The Rise and Fall of Ziggy Stardust and the Spiders from Mars album coverWritten by: Ron Davies
Recorded: 9 July 1971
Producers: Ken Scott, David Bowie

Released: 16 June 1972

Available on:

The Rise And Fall Of Ziggy Stardust And The Spiders From Mars
Bowie At The Beeb

Personnel

David Bowie: vocals, 12-string acoustic guitar
Mick Ronson: electric guitar
Trevor Bolder: bass guitar
Rick Wakeman: harpsichord
Woody Woodmansey: drums
Dana Gillespie: vocals

‘It Ain’t Easy’ was recorded during the sessions for David Bowie’s fourth album Hunky Dory, but was released on the follow-up Ziggy Stardust.

A track recorded for Hunky Dory but not used. Rick Wakeman is on harpsichord.
Ken Scott, May 2015
Five Years (1969-1973) book

Composed by American songwriter Ron Davies, ‘It Ain’t Easy’ appeared on his 1970 album Silent Song Across The Land. It was covered by Three Dog Night in 1970, and in 1971 by Long John Baldry, as the title tracks of their respective third and fifth albums.

‘It Ain’t Easy’ was written by this guy Ron Davies, who wasn’t terribly well known. It was very unlike David to do a cover version of anything. It was just another session at Trident – I did a lot of session singing in those days. David was very professional – you’ve got to know what you’re going to do, and David always did.
Dana Gillespie
David Bowie: Ultimate Record Collection (Uncut)

David Bowie recorded a number of unused and incomplete songs for The Rise And Fall Of Ziggy Stardust And The Spiders From Mars, including ‘Amsterdam’, ‘Round And Round’, ‘It’s Gonna Rain Again’, ‘Shadow Man’, ‘Velvet Goldmine’, and ‘Sweet Head’. ‘Amsterdam’ was originally slated to be the closing track on side one of the album, before the decision was made to replace it with ‘It Ain’t Easy’.

The whole idea about the concept album thing… there are some songs that fit together on a certain story. But I dispute the idea that it’s a concept album, because why would you have ‘It Ain’t Easy’, which was recorded for Hunky Dory?
Ken Scott
David Bowie: Ultimate Record Collection (Uncut)

The reasons for including ‘It Ain’t Easy’ on the album remain unclear, since there were unused songs which better fitted Bowie’s 1972 glam persona. Furthermore, he never performed the song live, outside of a solitary BBC recording.

In the studio

‘It Ain’t Easy’ was recorded at London’s Trident Studios on 9 July 1971, during the Hunky Dory sessions.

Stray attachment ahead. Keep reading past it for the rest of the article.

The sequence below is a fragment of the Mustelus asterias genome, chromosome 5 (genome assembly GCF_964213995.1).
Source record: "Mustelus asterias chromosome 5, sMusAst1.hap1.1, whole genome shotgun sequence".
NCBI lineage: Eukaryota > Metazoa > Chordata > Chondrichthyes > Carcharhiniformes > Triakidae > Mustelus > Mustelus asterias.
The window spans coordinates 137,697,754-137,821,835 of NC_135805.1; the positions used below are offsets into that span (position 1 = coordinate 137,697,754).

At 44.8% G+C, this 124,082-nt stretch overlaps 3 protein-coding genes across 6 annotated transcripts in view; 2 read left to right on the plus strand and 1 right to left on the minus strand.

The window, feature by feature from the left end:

‘It Ain’t Easy’ was hard to play because there’s a bass drum and the jangling guitars, but no hi-hat to help me keep time. Getting that to feel good and be on time was tricky.
Woody Woodmansey
Spider from Mars: My Life with Bowie

It was one of the songs included on BOWPROMO, the collection of recordings by Bowie and Dana Gillespie which manager Tony Defries used to drum up interest from record labels. Defries privately pressed 500 copies of the album in August 1971.

BBC recording

On 3 June 1971, Bowie recorded an edition of In Concert for BBC Radio. The show, presented by John Peel, was first broadcast on 20 June.

Bowie was accompanied by the Spiders From Mars, plus addition rhythm guitarist Mark Carr-Pritchard, and three vocalists: George Underwood, Dana Gillespie, and Geoff MacCormack.

They performed ten songs: ‘Queen Bitch’, ‘Bombers’, ‘The Supermen’, ‘Looking For A Friend’, ‘Almost Grown’, ‘Oh! You Pretty Things’, ‘Kooks’, ‘Song For Bob Dylan’, ‘Andy Warhol’, and ‘It Ain’t Easy’.

The session was unusual in that Bowie shared lead vocals with the other singers. MacCormack sang ‘Almost Grown’, Underwood sang ‘Song For Bob Dylan’, and Gillespie sang ‘Andy Warhol’.

For ‘It Ain’t Easy’, however, Bowie, MacCormack and Underwood all took it in turns to sing lead on a verse, with Gillespie’s backing vocals in the choruses. The recording can be heard on Bowie At The Beeb.

I was around at a lot of the sessions David was doing, hence me singing background vocals on ‘It Ain’t Easy’. And he made quite sure I was on that John Peel session – I sang on ‘Andy Warhol’ as well as ‘It Ain’t Easy’.
Dana Gillespie
David Bowie: A Life, Dylan Jones
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Next song: ‘Lady Stardust’